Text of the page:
Police Day

Today, November 10th, is Police Day in Russia.  That means they all want to go and get plastered tonight, and that requires money, which means they need to pull over more motorists from which to extract bribes.

The police were out in full force in Yuzhno-Sakhalinsk this morning, pulling over motorists left right and centre.  I narrowly avoided a speed trap at 7:15am on my way to our training centre, but made a daft mistake on the way to the site an hour later.  There is a large police checkpoint outside the town where the limit goes from 70 to 40 over a very short distance.  I usually crawl through this section, but today the road was clear and I went through the first gantry, several hundred metres from the actual checkpoint, at 57kph instead of 40kph.  As a result, I got flagged over and hauled into the office.  Problem was, my Russian is crap but infinitely better than the English of the police: both the rough-looking captain and the twelve year old with the submachinegun.  The latter asked me if I spoke Russian, and I said a bit and if he speaks slowly I’ll understand a bit.  However, I won’t understand bureacratic waffle designed to get me to pay you a bribe in order to avoid going to court.  He asked me if I had a translator, I said I didn’t.  He asked me if I had any at the office and I said I didn’t and they all speak only Russian.  Nobody was sure what to do.  I was: sit there and speak only when spoken to.  It’s a bit like being at school.  The captain then asked if my translators were all drunk, and I laughed at that.  He really was a jolly fellow, if only he didn’t look as though he was about to shoot me and bury me under his checkpoint we could have been best buddies.  Finally, he handed me back my documents and bid me goodbye.  I guess I was one of the lucky ones today of all days.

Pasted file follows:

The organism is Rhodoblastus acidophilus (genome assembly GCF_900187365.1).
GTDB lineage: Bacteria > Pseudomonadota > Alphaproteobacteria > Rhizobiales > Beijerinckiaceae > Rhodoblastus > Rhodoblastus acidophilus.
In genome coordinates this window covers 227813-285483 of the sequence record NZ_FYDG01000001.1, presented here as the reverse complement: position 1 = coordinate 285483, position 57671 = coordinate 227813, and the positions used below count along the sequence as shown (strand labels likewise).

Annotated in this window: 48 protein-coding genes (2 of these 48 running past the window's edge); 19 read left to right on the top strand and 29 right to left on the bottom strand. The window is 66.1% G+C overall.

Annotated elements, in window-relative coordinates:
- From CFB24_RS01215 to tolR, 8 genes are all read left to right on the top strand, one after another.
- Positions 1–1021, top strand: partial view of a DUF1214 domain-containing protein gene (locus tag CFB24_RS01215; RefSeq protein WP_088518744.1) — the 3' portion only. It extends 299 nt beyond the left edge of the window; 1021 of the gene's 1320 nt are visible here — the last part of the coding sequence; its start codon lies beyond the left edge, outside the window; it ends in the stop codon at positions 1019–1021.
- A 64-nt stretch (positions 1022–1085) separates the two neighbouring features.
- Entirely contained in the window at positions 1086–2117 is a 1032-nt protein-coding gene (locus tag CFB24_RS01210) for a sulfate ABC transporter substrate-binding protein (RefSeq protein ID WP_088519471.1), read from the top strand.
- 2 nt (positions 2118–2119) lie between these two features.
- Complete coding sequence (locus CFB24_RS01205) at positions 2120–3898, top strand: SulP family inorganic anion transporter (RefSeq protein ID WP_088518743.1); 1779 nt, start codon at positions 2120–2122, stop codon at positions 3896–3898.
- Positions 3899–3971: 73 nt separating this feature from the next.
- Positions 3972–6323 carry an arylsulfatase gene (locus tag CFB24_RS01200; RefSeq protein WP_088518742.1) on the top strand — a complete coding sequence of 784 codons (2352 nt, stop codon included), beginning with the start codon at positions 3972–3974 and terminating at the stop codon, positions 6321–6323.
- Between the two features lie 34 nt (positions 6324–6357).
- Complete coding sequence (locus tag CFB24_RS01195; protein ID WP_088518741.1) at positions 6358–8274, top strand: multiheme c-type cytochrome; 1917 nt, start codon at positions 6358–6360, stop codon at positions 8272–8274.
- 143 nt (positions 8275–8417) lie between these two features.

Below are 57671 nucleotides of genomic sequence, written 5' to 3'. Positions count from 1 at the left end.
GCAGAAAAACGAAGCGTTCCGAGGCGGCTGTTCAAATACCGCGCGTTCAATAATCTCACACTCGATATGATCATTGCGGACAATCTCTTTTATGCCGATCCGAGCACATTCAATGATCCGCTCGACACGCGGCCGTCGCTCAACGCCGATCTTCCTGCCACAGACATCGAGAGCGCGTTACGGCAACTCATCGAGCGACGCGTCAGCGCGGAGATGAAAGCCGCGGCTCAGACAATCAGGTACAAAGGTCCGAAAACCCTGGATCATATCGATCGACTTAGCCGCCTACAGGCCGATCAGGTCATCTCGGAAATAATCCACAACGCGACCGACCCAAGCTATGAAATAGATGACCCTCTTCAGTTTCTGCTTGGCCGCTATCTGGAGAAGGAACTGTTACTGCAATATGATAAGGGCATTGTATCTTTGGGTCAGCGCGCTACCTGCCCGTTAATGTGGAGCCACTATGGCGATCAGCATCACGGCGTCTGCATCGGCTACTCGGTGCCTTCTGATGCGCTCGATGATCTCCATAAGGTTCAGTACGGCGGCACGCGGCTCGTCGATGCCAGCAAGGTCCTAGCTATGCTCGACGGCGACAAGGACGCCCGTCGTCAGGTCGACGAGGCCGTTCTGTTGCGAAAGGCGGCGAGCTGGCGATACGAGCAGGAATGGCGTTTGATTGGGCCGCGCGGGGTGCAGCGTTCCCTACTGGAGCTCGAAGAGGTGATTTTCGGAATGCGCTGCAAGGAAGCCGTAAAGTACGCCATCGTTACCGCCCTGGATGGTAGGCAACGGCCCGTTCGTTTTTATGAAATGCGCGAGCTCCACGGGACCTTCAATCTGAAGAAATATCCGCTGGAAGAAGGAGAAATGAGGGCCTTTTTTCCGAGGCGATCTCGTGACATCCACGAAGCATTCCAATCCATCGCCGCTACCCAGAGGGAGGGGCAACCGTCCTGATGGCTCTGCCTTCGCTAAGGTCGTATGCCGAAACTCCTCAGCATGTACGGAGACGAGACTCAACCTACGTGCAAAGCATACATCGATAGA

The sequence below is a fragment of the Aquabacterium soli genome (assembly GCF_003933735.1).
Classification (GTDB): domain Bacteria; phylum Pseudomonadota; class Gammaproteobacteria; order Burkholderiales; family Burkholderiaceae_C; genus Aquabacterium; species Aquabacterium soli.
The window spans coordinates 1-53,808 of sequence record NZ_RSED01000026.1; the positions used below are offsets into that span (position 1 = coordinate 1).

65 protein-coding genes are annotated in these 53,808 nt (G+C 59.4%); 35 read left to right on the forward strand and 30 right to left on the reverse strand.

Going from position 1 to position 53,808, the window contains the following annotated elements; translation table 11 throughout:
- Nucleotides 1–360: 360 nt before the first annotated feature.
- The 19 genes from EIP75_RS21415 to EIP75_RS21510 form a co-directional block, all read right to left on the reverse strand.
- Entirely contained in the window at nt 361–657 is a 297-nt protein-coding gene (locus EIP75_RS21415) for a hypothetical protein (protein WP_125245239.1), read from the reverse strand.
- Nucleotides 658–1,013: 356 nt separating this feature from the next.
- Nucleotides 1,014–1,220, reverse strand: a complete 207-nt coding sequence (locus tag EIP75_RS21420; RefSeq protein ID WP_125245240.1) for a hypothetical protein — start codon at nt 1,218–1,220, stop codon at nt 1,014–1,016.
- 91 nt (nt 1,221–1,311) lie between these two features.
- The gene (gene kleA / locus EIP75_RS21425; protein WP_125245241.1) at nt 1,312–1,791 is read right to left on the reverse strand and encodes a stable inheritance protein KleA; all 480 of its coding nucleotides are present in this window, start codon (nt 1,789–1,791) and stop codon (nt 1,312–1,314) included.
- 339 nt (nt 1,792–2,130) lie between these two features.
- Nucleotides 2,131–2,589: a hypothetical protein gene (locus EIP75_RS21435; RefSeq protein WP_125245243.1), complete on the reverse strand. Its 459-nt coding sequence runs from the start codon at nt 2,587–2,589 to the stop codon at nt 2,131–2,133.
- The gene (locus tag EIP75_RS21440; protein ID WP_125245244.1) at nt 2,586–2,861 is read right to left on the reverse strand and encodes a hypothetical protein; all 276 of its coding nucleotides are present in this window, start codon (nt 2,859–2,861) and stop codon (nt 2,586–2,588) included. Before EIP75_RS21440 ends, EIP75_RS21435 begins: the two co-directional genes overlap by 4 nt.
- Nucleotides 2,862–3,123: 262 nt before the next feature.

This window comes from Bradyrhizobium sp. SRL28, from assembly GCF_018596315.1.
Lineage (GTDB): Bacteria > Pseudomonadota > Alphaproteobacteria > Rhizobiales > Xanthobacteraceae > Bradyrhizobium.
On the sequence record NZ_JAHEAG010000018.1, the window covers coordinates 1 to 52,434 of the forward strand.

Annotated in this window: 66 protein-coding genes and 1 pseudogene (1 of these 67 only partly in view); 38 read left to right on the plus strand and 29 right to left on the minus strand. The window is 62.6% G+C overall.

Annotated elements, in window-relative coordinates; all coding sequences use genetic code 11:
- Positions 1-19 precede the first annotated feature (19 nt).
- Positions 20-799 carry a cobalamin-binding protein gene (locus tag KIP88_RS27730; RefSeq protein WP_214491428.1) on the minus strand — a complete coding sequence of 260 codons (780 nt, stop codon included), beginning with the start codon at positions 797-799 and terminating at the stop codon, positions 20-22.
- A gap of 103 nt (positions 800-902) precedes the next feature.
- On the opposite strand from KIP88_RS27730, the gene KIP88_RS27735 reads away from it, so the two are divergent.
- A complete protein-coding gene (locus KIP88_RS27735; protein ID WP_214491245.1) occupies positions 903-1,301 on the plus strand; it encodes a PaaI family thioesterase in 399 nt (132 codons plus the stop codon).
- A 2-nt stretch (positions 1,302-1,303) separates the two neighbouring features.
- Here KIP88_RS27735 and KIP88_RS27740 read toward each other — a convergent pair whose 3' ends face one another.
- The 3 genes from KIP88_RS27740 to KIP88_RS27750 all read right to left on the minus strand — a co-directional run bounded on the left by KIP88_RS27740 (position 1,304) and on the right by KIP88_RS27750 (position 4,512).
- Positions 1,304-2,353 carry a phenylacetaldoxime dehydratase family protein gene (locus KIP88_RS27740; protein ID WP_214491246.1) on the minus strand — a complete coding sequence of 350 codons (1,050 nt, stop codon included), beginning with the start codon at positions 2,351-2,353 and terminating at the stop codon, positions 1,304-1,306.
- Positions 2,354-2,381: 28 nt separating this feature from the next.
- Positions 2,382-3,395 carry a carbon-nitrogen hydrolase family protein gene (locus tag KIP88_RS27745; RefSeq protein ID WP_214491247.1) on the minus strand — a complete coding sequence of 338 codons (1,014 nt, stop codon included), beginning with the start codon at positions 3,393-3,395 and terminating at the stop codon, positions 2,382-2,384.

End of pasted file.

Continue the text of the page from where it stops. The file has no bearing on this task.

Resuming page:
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2 Responses to Police Day

  1. Funny but true that in Kazakhstan the traffic cops never pull over women for bribes. So either get a woman driver for yourself, or drag yourself up.

    Amusingly my wife’s mother used to be a civil engineer and gets in with the builders language with petty officials, traffic cops and parking attendants, and other drivers telling them to basically go and f*ck themselves. They usually look extremely shocked to hear a woman cursing them.

  2. Pingback: Global Voices Online » Blog Archive » Russia: Police Day

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